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1826-1829, architect A.A. Menelaws

1841-1842, architect A.I. Stackenschneider

In the middle of the XVIII century, the rising interest for the Middle Ages, connected with the beginning of the romantic movement in England, quickly spread throughout the world and gave life to the new neo-Gothic style. The Cottage Palace- the main building of the Alexandria park - is executed in this style.

After ascending the throne, the Emperor Nicholas I ordered to the Scottish architect A. Menelaws, to build a "rural house" in the spirit of English country villas, not far from the grand Peterhof. It was created for Aleksandra Feodorovna, the beloved wife of the tsar, who could not stand the pompous ceremonial interiors. The house became a personal, intimate space of the imperial family, with its gates closed for outsiders.

The building turned out unusual for its time. On all sides, it is surrounded by the balconies, terraces with openwork iron arcade, overgrown with greenery. The oriel windows jut out of the wall, surfaces with sashes in the form of lancet arches. There is a charming garden in front of the picturesque house.

In 1829, the emperor presented the estate to Aleksandra Feodorovna, and in her honor called the property "Alexandria". White roses were the favorite flowers of the empress, so the roses in "Alexandria" were presented in countless variety of forms, kinds and tones. Even the coat-of-arms of "Alexandria", invented devised on the request of Nicholas I by the poet V. A. Zhukovsky, portrayed a blue heraldic shield with a knight sword, passed through a wreath of white roses. Zhukovsky also came up with the motto: "For Faith, Tsar and Fatherland." This coat-of-arms, is depicted on the facades of the palace, in the interiors and on many things, that are kept in the Cottage Palace to this day.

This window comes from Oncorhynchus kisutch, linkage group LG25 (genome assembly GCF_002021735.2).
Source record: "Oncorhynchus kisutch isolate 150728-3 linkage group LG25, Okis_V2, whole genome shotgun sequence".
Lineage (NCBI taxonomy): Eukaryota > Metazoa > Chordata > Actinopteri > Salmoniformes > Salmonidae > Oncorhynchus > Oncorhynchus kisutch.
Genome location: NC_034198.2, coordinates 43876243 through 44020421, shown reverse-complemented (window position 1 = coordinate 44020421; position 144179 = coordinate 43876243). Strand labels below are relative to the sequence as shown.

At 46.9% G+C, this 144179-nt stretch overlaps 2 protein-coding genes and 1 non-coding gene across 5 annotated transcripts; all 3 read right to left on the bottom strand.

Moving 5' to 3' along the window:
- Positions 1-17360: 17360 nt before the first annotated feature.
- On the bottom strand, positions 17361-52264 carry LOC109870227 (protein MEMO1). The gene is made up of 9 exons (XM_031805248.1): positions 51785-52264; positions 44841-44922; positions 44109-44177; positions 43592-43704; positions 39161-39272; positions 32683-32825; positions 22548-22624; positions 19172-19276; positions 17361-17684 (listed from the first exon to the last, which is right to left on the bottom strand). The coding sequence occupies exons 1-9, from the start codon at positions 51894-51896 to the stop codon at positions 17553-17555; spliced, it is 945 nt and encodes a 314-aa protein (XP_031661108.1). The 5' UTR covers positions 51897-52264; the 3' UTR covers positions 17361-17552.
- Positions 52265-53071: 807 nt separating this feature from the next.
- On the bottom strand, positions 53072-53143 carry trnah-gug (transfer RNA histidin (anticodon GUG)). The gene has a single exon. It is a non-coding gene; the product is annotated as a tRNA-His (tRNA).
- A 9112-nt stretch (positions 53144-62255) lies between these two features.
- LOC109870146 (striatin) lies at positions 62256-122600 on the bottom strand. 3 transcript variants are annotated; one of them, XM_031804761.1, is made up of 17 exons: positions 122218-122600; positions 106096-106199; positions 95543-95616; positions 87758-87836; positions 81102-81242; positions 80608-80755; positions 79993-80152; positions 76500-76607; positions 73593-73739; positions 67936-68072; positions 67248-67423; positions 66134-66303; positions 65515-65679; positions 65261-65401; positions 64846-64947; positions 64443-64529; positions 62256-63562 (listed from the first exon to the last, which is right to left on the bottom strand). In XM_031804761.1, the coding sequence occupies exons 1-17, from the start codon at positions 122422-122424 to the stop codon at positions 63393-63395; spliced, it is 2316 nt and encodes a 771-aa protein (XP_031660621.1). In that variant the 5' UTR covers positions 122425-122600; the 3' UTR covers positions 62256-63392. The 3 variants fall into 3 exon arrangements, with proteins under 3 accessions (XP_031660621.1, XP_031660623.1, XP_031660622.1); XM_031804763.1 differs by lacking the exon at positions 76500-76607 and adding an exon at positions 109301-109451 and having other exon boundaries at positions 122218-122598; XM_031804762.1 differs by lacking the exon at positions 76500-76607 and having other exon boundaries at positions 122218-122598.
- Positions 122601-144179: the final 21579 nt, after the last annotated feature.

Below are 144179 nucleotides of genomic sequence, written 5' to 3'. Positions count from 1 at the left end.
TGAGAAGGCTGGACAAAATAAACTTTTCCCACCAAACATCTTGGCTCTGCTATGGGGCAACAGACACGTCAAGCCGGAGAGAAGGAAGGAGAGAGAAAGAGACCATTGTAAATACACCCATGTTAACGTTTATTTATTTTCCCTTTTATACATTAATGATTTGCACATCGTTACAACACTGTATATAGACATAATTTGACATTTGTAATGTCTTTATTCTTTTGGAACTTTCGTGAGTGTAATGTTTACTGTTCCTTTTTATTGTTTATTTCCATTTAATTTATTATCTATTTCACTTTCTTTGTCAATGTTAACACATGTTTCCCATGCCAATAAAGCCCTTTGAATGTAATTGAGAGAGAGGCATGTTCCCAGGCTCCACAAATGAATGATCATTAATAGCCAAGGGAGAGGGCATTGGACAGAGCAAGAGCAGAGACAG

In the early 1840's, the architect A. Stackenschneider, built an adjoining dining room to the Cottage Palace, with an outdoor terrace, decorated with an elegant marble fountain, made by Felicia de Foveaux. In the niche of the northern wall of the palace, there is a sculpture, "Madonna with a Child", work of I.P. Vitali.

The neo-Gothic style was manifested not only in architecture, but also in the decoration of interiors. The distinctive ornament in the form of lancet arches, rosaces, shamrocks and finials was used in stucco decorations, paintings and in the design of furniture and objects of decorative and applied art. The collection of palace paintings, includes works of the outstanding Russian artists: I.K. Aivazovsky, O. A. Kiprensky, S. F. Shchedrin, M. N. Vorobyev, T. A. Neff, F. A. Moller.

The Cottage Palace is also interesting by its numerous family heirlooms, preserving the memory of their owners and the historical events of the era. A stone with the monogram of the Turkish Sultan, is mounted inside the vestibule wall, brought by Nicholas I from Varna, in the assault of which he participated. The silver chandelier in the Large reception, was a gift for the silver wedding of the spouses, from the German relatives of the empress. The chandelier is an openwork basket, entwined with a garland of twenty five roses, according to the number of happy years together. The fact that the family had an important place in the emperor's life, is represented by the sculptural portraits of his wife and children, in his Study.

The Cottage Palace is the unique monument of the Romantism era, that is preserved until our days, without any reconstructions and later accretions. The interiors of the palace, filled with authentic items, evoke an atmosphere of the family warmth and comfort. In Nicholas I's own words, he wanted to be here not as an emperor, but "a husband of the Peterhof land-lady", and his wife Aleksandra Feodorovna confessed, that here, she was "happy as nowhere else."